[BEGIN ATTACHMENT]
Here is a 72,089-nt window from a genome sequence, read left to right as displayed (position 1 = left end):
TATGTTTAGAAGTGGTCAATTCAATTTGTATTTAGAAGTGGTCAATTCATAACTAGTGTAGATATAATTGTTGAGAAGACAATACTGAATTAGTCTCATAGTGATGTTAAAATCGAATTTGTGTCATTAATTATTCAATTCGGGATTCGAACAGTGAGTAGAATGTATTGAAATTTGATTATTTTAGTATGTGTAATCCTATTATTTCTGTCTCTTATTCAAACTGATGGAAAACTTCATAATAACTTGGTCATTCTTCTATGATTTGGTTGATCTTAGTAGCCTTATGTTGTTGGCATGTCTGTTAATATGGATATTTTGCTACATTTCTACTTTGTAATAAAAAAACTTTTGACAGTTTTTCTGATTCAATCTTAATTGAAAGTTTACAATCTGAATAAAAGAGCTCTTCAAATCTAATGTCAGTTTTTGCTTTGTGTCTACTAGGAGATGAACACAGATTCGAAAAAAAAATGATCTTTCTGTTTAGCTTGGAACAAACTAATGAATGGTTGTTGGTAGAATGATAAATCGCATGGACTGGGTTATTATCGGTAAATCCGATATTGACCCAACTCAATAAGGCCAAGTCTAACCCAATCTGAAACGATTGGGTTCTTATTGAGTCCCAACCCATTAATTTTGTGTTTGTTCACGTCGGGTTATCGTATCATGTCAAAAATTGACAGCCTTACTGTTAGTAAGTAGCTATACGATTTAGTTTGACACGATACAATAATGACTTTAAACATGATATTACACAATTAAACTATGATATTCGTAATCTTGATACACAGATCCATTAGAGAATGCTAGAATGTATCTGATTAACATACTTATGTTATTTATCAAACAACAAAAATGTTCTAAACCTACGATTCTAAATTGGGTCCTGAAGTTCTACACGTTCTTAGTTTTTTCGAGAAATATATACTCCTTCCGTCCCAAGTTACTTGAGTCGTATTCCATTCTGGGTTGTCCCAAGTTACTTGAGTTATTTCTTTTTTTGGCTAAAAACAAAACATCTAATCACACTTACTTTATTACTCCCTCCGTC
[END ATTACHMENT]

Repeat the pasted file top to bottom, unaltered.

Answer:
Here is a 72,089-nt window from a genome sequence, read left to right as displayed (position 1 = left end):
TATGTTTAGAAGTGGTCAATTCAATTTGTATTTAGAAGTGGTCAATTCATAACTAGTGTAGATATAATTGTTGAGAAGACAATACTGAATTAGTCTCATAGTGATGTTAAAATCGAATTTGTGTCATTAATTATTCAATTCGGGATTCGAACAGTGAGTAGAATGTATTGAAATTTGATTATTTTAGTATGTGTAATCCTATTATTTCTGTCTCTTATTCAAACTGATGGAAAACTTCATAATAACTTGGTCATTCTTCTATGATTTGGTTGATCTTAGTAGCCTTATGTTGTTGGCATGTCTGTTAATATGGATATTTTGCTACATTTCTACTTTGTAATAAAAAAACTTTTGACAGTTTTTCTGATTCAATCTTAATTGAAAGTTTACAATCTGAATAAAAGAGCTCTTCAAATCTAATGTCAGTTTTTGCTTTGTGTCTACTAGGAGATGAACACAGATTCGAAAAAAAAATGATCTTTCTGTTTAGCTTGGAACAAACTAATGAATGGTTGTTGGTAGAATGATAAATCGCATGGACTGGGTTATTATCGGTAAATCCGATATTGACCCAACTCAATAAGGCCAAGTCTAACCCAATCTGAAACGATTGGGTTCTTATTGAGTCCCAACCCATTAATTTTGTGTTTGTTCACGTCGGGTTATCGTATCATGTCAAAAATTGACAGCCTTACTGTTAGTAAGTAGCTATACGATTTAGTTTGACACGATACAATAATGACTTTAAACATGATATTACACAATTAAACTATGATATTCGTAATCTTGATACACAGATCCATTAGAGAATGCTAGAATGTATCTGATTAACATACTTATGTTATTTATCAAACAACAAAAATGTTCTAAACCTACGATTCTAAATTGGGTCCTGAAGTTCTACACGTTCTTAGTTTTTTCGAGAAATATATACTCCTTCCGTCCCAAGTTACTTGAGTCGTATTCCATTCTGGGTTGTCCCAAGTTACTTGAGTTATTTCTTTTTTTGGCTAAAAACAAAACATCTAATCACACTTACTTTATTACTCCCTCCGTC